A black curtain came down, but there were several stools and microphones set out in front. A few minutes later, Styx came out with Jack Blades and performed an acoustic version of "High Enough." Fantastic! The intermission continued for a while after this, and I headed for the ladies room. When I returned, Kansas had hit the stage (which took a mental calculation from me as I had no clue what these guys looked like) and were performing a song I didn't recognize. Their set was fairly short -- only 3 songs by my notes, but I may be missing one -- and they too were joined by Drew Carey for backing vocals on "Carry On Wayward Son."
A quick change and Peter Frampton came out next sporting an FDNY T-shirt. Being the daughter of a retired firefighter, I was touched. In his interaction with the audience, Frampton announced that he had been living in the US since 1974 and was planning on becoming a US citizen now in wake of September 11 -- a huge cheer ensued. The most surprising aspect of his 3-song set was that "Do You Feel Like I Do" didn't last for 15 minutes like it had all summer! It was perhaps half as long.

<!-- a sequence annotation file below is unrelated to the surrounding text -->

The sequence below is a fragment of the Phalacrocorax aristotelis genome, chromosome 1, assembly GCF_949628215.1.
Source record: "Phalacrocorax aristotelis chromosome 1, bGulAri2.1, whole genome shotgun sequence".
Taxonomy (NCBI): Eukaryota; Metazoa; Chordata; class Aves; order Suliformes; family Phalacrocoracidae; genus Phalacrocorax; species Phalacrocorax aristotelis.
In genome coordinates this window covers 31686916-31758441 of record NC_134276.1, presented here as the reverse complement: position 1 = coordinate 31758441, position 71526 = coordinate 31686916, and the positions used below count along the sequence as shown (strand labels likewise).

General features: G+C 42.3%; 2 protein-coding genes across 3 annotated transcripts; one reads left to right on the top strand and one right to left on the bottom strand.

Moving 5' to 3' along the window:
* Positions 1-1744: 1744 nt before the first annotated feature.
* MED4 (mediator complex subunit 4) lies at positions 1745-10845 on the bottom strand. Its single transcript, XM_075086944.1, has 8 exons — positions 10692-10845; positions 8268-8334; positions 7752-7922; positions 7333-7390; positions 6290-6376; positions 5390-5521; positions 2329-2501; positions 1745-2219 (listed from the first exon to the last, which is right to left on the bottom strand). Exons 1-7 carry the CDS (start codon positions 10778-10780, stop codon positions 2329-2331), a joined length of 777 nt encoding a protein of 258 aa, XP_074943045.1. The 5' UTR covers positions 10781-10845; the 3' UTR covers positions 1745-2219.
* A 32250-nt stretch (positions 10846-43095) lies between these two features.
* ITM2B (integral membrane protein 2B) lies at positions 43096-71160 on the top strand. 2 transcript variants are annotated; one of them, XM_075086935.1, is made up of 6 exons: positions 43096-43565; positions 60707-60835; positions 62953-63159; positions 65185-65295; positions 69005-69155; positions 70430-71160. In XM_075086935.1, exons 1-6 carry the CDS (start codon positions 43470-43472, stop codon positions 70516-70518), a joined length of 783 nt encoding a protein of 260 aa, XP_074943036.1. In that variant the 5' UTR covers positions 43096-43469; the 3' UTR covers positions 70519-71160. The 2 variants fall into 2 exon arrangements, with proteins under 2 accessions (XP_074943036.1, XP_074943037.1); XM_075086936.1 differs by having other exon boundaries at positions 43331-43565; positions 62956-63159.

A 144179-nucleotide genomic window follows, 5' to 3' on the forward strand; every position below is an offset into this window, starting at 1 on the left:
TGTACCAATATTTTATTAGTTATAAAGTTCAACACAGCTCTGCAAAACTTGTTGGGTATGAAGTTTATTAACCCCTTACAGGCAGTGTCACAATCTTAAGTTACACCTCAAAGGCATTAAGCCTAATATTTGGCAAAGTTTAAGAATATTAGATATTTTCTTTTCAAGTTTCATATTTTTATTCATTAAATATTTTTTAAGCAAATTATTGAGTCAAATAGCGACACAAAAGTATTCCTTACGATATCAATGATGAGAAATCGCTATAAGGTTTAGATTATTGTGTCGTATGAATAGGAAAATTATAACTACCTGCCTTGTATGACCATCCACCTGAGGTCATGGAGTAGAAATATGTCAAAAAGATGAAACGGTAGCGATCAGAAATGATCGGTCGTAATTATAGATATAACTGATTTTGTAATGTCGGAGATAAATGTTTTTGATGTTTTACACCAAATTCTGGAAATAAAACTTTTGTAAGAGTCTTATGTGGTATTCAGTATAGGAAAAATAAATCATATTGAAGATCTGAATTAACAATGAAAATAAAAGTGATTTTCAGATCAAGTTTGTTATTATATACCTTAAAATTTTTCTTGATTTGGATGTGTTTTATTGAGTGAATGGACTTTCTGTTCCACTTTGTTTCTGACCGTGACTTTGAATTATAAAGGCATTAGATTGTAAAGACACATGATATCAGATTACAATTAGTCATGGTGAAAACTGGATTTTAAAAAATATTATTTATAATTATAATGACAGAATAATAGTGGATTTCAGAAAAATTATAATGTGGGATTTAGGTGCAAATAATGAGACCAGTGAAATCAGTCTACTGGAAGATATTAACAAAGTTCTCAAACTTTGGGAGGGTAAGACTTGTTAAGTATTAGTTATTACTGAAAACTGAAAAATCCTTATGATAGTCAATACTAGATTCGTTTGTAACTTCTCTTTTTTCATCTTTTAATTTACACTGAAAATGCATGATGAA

Our next intermission followed with a few jokes from Drew Carey and an acoustic rendition of "Missing You" from John Waite.
By now it was after 8:00 and time for the "headliners." Styx came on first, and once again familiar songs took on new aspects. "Grand Illusion", "Come Sail Away", and "Renegade" stand out most in my mind. When Tommy Shaw tried to introduce "Fooling Yourself" he was drowned out by the chant of "USA-USA-USA" which began slowly in the back, and swelled hugely. The energy of the night and the show of patriotism caught my attention once again reminding me that this wasn't just another concert.